Slapping a large piece of equipment wrapped in packing materials, Dr Mohamed Hussein Aden smiles: “The Swiss sent us this but unfortunately not with the instruction manual so we don’t know how to use it. It’s sat here for a good few years now. Shame really.” The ceiling of the theatre is sagging and the operating table stained and split. It’s a far cry from Harrow, north London, where Aden lived and worked before returning in 2012 to Somalia, from where he fled as a refugee in 1994.
Now he is the director of Galkayo hospital, the main facility for the inhabitants of Somalia’s third city and for those living for hundreds of miles around in the drought-hit countryside.
“I came back in 2012. We Somalians have always felt a duty, an obligation, to support those back home, and now we are coming back, bringing the skills back, engineering, building, medicine. So many of our politicians are from the diaspora,” said Aden, 62, who harbours political ambitions. Four of his six children have returned with him, he said, seeing Somalia’s fragile peace as an opportunity.
Somalia’s president, Mohamed Abdullahi Mohamed, has dual US and Somalian citizenship. In his cabinet and ministries British accents vie with those from US, Canada and other parts of Europe. The aid agencies and civil society are full of young people like Saredo Mohamed, 22, born in Canada to Somali parents, who is relearning her mother tongue and culture.
“You see a lot of people in my age group coming back, it is a wonderful opportunity to give back and also to learn about my culture,” she said. Mohamed is working at Galkayo Education Centre for Peace and Development, founded by her aunt Hawa Aden Mohamed, another returnee from Canada.
The sheer numbers of diaspora returnees is unique to a country that has seen decades of war and lawlessness. In 2015, two million Somalis living outside the country were sending home so much money to support the households who stayed behind that the remittances accounted for 23% of GDP.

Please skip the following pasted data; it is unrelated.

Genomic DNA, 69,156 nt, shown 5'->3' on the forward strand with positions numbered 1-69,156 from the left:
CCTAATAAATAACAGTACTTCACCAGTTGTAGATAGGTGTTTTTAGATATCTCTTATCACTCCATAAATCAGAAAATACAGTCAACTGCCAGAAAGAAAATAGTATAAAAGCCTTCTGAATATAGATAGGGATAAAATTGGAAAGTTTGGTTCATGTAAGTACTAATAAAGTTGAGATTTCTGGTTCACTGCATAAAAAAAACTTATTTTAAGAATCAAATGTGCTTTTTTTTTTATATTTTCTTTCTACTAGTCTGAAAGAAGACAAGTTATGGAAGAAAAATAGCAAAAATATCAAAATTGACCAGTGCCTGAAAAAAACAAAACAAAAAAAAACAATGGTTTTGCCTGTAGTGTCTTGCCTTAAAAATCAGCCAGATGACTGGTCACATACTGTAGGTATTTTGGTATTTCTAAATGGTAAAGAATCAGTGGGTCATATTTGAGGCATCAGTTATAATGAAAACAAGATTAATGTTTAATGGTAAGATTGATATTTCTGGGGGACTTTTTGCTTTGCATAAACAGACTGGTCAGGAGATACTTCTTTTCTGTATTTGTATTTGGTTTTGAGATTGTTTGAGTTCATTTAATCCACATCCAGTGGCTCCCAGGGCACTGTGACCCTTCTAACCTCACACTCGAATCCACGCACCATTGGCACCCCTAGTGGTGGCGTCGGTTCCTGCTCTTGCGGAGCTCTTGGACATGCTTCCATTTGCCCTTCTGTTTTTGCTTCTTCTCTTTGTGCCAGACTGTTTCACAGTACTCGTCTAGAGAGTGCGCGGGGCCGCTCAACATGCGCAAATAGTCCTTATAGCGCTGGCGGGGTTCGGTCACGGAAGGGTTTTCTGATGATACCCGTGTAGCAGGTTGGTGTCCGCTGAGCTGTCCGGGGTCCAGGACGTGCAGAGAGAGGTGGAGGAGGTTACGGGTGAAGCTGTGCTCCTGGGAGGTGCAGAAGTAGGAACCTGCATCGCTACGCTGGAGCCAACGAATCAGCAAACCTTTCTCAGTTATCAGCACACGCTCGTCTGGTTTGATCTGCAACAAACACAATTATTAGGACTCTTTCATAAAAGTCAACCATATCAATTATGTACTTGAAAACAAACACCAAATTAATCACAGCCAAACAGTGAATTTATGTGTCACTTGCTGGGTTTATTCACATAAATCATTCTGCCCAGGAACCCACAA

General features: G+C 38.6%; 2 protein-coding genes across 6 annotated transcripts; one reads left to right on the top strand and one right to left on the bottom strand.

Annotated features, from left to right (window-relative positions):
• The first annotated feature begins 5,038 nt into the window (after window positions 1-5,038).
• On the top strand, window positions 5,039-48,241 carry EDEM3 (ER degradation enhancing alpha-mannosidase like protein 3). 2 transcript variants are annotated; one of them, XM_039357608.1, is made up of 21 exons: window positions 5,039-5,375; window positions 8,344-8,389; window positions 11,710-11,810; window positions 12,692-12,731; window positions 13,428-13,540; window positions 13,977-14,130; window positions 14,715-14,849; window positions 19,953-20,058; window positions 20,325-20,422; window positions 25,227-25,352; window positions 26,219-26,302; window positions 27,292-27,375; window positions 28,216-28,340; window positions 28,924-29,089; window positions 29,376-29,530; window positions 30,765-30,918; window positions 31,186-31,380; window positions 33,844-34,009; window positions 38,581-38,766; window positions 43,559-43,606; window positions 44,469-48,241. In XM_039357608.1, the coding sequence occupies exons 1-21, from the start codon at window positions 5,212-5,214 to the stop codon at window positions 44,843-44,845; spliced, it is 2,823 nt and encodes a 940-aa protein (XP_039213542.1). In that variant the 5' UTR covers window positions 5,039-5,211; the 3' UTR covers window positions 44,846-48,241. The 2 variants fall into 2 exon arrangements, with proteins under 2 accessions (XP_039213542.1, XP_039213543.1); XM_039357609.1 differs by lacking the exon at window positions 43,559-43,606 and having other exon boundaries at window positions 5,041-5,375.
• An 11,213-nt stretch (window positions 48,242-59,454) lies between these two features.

There have been tensions. Local Somalis have sometimes demanded more rights than those who have spent decades or whole lives abroad while returnees have been accused of assuming superiority due to their education and experience. A symposium was held in the capital Mogadishu last June to attempt to bridge such gaps.
“Such efforts hope to see people who have stayed and foreign returnees rebuilding Somalia together,” said Aden. “The diaspora has a big role, many of the young people come back and have a real culture shock. My son, 25, was really shocked when he arrived from London, it took 35 days for him to assimilate, now he is drinking camel’s milk!
“Myself, I came back after 28 years because my sister was dying. I said I would stay three months. Here I am after five years.”
Aden shows the work being done on a new building in the hospital’s compound: “Eighty per cent of the funding comes directly from the diaspora, mainly Europe, the Scandinavians, Denmark. We are really changing the town.” The construction work is being done by a company owned by Ali Dhaaf Abdi, aged 42, fresh from Norway. His Norwegian-born wife is still adjusting to this dusty city where only a handful of buildings are over one storey, and only one more than two storeys. “We will soon change that,” said Abdi. “For $25,000 I can build you a house for a family of four … I am building houses here for people from Sweden, from Canada, from the UK.
“I came back because while it is easy to make a business in Europe, it is difficult to grow bigger. Here I can expand. And this is my country. Now I have 120 employees. They welcome me here for the jobs.
“I do miss the security, Galkayo is very fragile. I also miss supermarkets and the high quality of clothing, but the education is the same. We have good wi-fi, my children come and go between here and Oslo.”